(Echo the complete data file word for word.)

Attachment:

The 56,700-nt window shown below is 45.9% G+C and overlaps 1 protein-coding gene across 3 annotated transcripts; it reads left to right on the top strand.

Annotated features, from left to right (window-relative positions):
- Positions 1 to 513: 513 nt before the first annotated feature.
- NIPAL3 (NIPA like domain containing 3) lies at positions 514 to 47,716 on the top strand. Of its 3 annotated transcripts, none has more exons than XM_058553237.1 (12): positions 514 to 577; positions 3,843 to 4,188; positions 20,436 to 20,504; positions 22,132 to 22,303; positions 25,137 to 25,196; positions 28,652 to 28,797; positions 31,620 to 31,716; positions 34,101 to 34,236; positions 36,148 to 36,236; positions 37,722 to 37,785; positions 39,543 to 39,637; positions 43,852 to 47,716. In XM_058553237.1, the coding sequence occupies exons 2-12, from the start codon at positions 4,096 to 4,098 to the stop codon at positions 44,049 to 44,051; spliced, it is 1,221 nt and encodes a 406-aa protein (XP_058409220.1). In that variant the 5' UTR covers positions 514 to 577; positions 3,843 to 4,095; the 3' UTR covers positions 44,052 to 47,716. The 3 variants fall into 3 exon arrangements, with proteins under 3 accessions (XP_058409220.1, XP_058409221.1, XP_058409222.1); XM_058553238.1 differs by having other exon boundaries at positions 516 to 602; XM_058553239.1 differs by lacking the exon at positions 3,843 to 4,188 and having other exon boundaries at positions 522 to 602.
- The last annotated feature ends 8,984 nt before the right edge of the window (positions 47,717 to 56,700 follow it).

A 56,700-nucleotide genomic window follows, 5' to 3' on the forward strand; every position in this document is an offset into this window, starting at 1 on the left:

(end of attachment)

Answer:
The 56,700-nt window shown below is 45.9% G+C and overlaps 1 protein-coding gene across 3 annotated transcripts; it reads left to right on the top strand.

Annotated features, from left to right (window-relative positions):
- Positions 1 to 513: 513 nt before the first annotated feature.
- NIPAL3 (NIPA like domain containing 3) lies at positions 514 to 47,716 on the top strand. Of its 3 annotated transcripts, none has more exons than XM_058553237.1 (12): positions 514 to 577; positions 3,843 to 4,188; positions 20,436 to 20,504; positions 22,132 to 22,303; positions 25,137 to 25,196; positions 28,652 to 28,797; positions 31,620 to 31,716; positions 34,101 to 34,236; positions 36,148 to 36,236; positions 37,722 to 37,785; positions 39,543 to 39,637; positions 43,852 to 47,716. In XM_058553237.1, the coding sequence occupies exons 2-12, from the start codon at positions 4,096 to 4,098 to the stop codon at positions 44,049 to 44,051; spliced, it is 1,221 nt and encodes a 406-aa protein (XP_058409220.1). In that variant the 5' UTR covers positions 514 to 577; positions 3,843 to 4,095; the 3' UTR covers positions 44,052 to 47,716. The 3 variants fall into 3 exon arrangements, with proteins under 3 accessions (XP_058409220.1, XP_058409221.1, XP_058409222.1); XM_058553238.1 differs by having other exon boundaries at positions 516 to 602; XM_058553239.1 differs by lacking the exon at positions 3,843 to 4,188 and having other exon boundaries at positions 522 to 602.
- The last annotated feature ends 8,984 nt before the right edge of the window (positions 47,717 to 56,700 follow it).

A 56,700-nucleotide genomic window follows, 5' to 3' on the forward strand; every position in this document is an offset into this window, starting at 1 on the left: